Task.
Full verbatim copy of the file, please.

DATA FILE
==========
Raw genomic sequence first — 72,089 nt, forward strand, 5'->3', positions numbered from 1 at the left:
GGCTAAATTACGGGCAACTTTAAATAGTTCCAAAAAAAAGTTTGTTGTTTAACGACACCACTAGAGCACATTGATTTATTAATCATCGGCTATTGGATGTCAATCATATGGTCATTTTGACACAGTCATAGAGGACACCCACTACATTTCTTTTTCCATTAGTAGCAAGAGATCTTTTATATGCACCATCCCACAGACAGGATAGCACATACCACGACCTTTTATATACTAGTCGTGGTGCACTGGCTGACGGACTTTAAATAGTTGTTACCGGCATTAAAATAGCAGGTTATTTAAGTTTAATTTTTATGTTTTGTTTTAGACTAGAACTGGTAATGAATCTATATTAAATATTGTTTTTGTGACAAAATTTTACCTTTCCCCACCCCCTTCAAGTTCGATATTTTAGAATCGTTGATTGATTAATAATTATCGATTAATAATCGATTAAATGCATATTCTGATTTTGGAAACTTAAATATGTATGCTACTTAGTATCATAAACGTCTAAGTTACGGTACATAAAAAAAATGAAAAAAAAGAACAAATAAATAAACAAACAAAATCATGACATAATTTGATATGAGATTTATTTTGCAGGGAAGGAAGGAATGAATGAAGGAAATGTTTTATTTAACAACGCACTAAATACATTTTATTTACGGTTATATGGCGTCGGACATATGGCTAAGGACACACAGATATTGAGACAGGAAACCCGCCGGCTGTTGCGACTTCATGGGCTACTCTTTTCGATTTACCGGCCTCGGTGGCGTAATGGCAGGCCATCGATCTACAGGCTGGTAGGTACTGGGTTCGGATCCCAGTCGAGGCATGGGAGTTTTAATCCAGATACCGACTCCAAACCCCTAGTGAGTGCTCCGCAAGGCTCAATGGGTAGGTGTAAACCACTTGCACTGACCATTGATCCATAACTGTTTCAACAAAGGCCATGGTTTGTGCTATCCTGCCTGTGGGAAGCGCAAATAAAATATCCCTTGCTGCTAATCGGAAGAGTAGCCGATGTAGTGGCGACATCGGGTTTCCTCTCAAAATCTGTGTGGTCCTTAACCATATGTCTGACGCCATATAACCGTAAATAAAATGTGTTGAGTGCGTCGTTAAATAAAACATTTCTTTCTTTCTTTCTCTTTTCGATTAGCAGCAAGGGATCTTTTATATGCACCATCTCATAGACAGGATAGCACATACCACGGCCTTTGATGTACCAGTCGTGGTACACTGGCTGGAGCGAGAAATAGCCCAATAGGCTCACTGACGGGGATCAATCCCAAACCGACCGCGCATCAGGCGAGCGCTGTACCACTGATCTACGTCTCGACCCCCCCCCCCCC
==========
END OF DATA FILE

Raw genomic sequence first — 72,089 nt, forward strand, 5'->3', positions numbered from 1 at the left:
GGCTAAATTACGGGCAACTTTAAATAGTTCCAAAAAAAAGTTTGTTGTTTAACGACACCACTAGAGCACATTGATTTATTAATCATCGGCTATTGGATGTCAATCATATGGTCATTTTGACACAGTCATAGAGGACACCCACTACATTTCTTTTTCCATTAGTAGCAAGAGATCTTTTATATGCACCATCCCACAGACAGGATAGCACATACCACGACCTTTTATATACTAGTCGTGGTGCACTGGCTGACGGACTTTAAATAGTTGTTACCGGCATTAAAATAGCAGGTTATTTAAGTTTAATTTTTATGTTTTGTTTTAGACTAGAACTGGTAATGAATCTATATTAAATATTGTTTTTGTGACAAAATTTTACCTTTCCCCACCCCCTTCAAGTTCGATATTTTAGAATCGTTGATTGATTAATAATTATCGATTAATAATCGATTAAATGCATATTCTGATTTTGGAAACTTAAATATGTATGCTACTTAGTATCATAAACGTCTAAGTTACGGTACATAAAAAAAATGAAAAAAAAGAACAAATAAATAAACAAACAAAATCATGACATAATTTGATATGAGATTTATTTTGCAGGGAAGGAAGGAATGAATGAAGGAAATGTTTTATTTAACAACGCACTAAATACATTTTATTTACGGTTATATGGCGTCGGACATATGGCTAAGGACACACAGATATTGAGACAGGAAACCCGCCGGCTGTTGCGACTTCATGGGCTACTCTTTTCGATTTACCGGCCTCGGTGGCGTAATGGCAGGCCATCGATCTACAGGCTGGTAGGTACTGGGTTCGGATCCCAGTCGAGGCATGGGAGTTTTAATCCAGATACCGACTCCAAACCCCTAGTGAGTGCTCCGCAAGGCTCAATGGGTAGGTGTAAACCACTTGCACTGACCATTGATCCATAACTGTTTCAACAAAGGCCATGGTTTGTGCTATCCTGCCTGTGGGAAGCGCAAATAAAATATCCCTTGCTGCTAATCGGAAGAGTAGCCGATGTAGTGGCGACATCGGGTTTCCTCTCAAAATCTGTGTGGTCCTTAACCATATGTCTGACGCCATATAACCGTAAATAAAATGTGTTGAGTGCGTCGTTAAATAAAACATTTCTTTCTTTCTTTCTCTTTTCGATTAGCAGCAAGGGATCTTTTATATGCACCATCTCATAGACAGGATAGCACATACCACGGCCTTTGATGTACCAGTCGTGGTACACTGGCTGGAGCGAGAAATAGCCCAATAGGCTCACTGACGGGGATCAATCCCAAACCGACCGCGCATCAGGCGAGCGCTGTACCACTGATCTACGTCTCGACCCCCCCCCCCCC